In 15 seasons as the Saints’ coach, Payton was 152-89 with the Super Bowl XLIV title in the 2009 season, seven NFC South titles and seven advances out of nine playoff appearances. New Orleans nearly reached a second Super Bowl in the 2018 season but lost to the Los Angeles Rams, 26-23, in overtime after nearly winning the game in regulation before a pass interference no-call near the goal line. That is known as one of the worst examples of NFL Playoffs officiating in history.

“It’s challenging. It’s difficult chasing it,” Payton said. “I told guys who hadn’t been to the Super Bowl, whatever you think of it, multiply it by 100,000. Then 200,000. That’s how good it is.”

Payton was the Dallas Cowboys quarterback coach under Bill Parcells from 2003-05 after serving as offensive coordinator of the New York Giants. He he came to the Saints after Hurricane Katrina and the 2005 season.

“I remember coming in on Interstate-10, and there was no traffic heading south into the city,” he said. “It was all headed north.”

Payton immediately put New Orleans in the NFC Championship game in his first season in 2006 with a state of the art offense behind San Diego free agent quarterback Drew Brees. The season also tremendously aided the spiritual rebuild of a city wrecked from Katrina. The Superdome’s roof was also shredded by the storm.

“We had a rule – no K word,” he said. “No one could say Katrina. The 2006 season was as important as any season we had. It became much bigger than football. We’ve had greater teams, but none was tougher than that ’06 team. That’s when I learned this is bigger than anything – more than just football.”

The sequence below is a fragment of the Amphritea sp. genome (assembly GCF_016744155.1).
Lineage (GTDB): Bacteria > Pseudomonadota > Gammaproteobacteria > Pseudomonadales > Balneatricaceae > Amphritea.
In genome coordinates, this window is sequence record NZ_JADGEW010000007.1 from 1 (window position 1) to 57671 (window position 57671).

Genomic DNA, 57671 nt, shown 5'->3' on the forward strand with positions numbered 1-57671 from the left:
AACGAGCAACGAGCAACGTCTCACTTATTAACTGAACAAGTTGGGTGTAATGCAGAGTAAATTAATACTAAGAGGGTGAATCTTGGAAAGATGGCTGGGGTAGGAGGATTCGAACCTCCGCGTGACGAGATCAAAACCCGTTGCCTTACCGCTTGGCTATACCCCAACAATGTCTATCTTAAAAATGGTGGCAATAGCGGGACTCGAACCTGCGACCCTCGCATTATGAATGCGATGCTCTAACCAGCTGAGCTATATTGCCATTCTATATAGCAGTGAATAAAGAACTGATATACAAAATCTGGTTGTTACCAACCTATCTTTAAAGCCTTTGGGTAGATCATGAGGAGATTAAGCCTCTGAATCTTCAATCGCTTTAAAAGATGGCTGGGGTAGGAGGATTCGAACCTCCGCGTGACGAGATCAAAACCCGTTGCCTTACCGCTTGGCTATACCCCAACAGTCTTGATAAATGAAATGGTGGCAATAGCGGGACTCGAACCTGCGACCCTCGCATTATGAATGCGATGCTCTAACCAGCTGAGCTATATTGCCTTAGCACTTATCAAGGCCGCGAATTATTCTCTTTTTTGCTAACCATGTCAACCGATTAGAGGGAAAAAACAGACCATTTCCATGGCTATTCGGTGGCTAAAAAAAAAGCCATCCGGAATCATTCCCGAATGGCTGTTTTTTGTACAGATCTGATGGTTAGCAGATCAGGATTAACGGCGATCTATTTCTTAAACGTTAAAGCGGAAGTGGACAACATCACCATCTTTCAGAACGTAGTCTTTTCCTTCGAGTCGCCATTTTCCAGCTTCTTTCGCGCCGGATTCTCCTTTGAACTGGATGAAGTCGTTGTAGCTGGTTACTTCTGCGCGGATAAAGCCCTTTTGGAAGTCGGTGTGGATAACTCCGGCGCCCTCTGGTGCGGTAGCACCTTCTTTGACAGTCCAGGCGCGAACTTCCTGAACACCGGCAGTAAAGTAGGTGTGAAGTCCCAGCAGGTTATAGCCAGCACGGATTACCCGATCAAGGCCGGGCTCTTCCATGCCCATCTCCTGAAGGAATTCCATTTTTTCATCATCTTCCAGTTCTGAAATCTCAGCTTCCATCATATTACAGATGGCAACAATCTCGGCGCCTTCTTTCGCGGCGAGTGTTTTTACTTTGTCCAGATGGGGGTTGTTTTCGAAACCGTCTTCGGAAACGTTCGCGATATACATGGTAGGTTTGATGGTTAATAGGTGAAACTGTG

Soon, he fell in love with the city.

“I didn’t know how to eat crawfish,” said Payton, who grew up in Naperville, Illinois. “I was more into the beignets and the king cake with cream cheese filling. I’ve heard it said that it takes a village. Honestly, it takes a building to be successful year after year. It’s this building that I’m most proud. And I’m most proud of the culture and the winning seasons.”

When the Saints beat Minnesota in the NFC Championship Game on Jan. 24, 2010, to send New Orleans to Super Bowl XLIV, Payton spoke to the crowd after the game.

“This building had holes in it,” he said as the crowd roared.

Payton closed his press conference by thanking the Saints fans – the Who Dat Nation that took over Miami before, during and after Super Bowl XLIV. Then those who didn’t make the trip swamped the New Orleans airport.

“Thank you for standing with us in the good times and the bad times,” he said. “This fan base has been amazing. It’s not a wine and cheese crowd. The tickets are a major part of their budgets. We didn’t quite know what we were getting into when we came here. I’ve become a Cincinnati Bengals fan, but that ‘Who Dey’ thing they’re saying, that came after.”

Asked how he wanted to be remembered, Payton said as “someone who had passion and cared a lot.”

He fought back tears again.

“But we’re not writing an obituary today,” he said. “It’s a step. I’ll miss the people.”

Written by Glenn Guilbeau